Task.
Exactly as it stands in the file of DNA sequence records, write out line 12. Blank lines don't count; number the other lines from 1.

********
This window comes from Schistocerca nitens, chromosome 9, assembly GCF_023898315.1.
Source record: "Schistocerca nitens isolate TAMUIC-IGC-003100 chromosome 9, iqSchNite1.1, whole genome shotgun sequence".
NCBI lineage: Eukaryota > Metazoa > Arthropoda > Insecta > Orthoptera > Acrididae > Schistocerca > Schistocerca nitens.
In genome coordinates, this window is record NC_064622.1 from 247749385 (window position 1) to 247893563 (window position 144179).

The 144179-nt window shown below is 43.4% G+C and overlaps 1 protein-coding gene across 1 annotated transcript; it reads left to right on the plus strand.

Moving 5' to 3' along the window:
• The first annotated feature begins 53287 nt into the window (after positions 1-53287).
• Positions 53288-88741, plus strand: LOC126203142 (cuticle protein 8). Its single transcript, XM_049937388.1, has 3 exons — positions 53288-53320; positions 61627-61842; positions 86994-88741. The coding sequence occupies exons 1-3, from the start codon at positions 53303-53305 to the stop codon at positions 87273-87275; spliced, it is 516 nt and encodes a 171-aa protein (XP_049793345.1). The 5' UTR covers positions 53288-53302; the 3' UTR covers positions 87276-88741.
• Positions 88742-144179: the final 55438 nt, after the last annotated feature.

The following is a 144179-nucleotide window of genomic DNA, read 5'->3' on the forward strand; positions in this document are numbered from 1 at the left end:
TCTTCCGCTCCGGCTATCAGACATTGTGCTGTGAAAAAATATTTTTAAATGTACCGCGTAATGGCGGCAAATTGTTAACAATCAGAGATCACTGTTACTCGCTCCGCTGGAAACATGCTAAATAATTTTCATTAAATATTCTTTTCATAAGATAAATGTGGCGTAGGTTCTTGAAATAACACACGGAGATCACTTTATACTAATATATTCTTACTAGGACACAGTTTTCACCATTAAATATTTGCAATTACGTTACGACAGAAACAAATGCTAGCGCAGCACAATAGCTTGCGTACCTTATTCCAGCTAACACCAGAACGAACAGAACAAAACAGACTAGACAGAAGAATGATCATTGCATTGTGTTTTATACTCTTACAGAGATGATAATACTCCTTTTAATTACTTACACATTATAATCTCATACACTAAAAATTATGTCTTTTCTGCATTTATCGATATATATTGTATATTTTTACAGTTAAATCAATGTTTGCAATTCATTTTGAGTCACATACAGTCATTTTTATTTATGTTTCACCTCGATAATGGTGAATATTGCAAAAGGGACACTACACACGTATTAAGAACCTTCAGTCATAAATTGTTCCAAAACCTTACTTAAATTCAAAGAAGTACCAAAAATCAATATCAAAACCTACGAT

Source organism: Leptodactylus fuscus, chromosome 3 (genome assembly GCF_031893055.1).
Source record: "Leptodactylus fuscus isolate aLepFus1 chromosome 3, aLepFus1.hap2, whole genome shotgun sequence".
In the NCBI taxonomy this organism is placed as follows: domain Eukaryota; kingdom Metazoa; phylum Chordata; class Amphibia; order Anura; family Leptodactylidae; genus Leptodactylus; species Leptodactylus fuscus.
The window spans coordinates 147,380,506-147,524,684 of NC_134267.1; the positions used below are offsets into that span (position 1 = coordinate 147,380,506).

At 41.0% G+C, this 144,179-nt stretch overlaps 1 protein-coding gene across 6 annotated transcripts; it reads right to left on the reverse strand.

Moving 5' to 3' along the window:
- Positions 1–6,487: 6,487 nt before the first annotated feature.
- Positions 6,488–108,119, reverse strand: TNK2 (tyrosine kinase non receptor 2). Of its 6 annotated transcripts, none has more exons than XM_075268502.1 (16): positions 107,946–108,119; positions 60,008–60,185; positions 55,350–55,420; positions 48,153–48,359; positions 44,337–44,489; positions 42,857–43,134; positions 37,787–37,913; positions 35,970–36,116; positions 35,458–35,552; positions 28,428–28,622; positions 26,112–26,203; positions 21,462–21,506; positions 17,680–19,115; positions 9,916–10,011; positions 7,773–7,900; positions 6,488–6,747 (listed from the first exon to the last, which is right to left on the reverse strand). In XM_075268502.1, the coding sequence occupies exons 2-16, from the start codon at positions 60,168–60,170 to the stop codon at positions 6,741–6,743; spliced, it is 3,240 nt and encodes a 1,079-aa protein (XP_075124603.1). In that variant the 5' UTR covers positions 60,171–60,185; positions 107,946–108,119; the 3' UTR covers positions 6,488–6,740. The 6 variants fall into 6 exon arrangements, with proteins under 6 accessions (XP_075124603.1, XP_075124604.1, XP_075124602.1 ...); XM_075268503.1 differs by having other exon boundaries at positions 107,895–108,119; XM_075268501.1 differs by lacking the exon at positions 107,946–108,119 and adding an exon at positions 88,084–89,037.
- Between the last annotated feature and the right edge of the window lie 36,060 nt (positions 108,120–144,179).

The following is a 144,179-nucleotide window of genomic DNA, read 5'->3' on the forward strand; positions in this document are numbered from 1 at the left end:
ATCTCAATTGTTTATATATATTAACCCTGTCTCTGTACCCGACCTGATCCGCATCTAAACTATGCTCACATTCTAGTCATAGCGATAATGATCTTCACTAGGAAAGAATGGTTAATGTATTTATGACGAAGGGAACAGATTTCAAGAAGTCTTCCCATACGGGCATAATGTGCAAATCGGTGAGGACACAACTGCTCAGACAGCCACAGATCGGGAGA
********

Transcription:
Source organism: Leptodactylus fuscus, chromosome 3 (genome assembly GCF_031893055.1).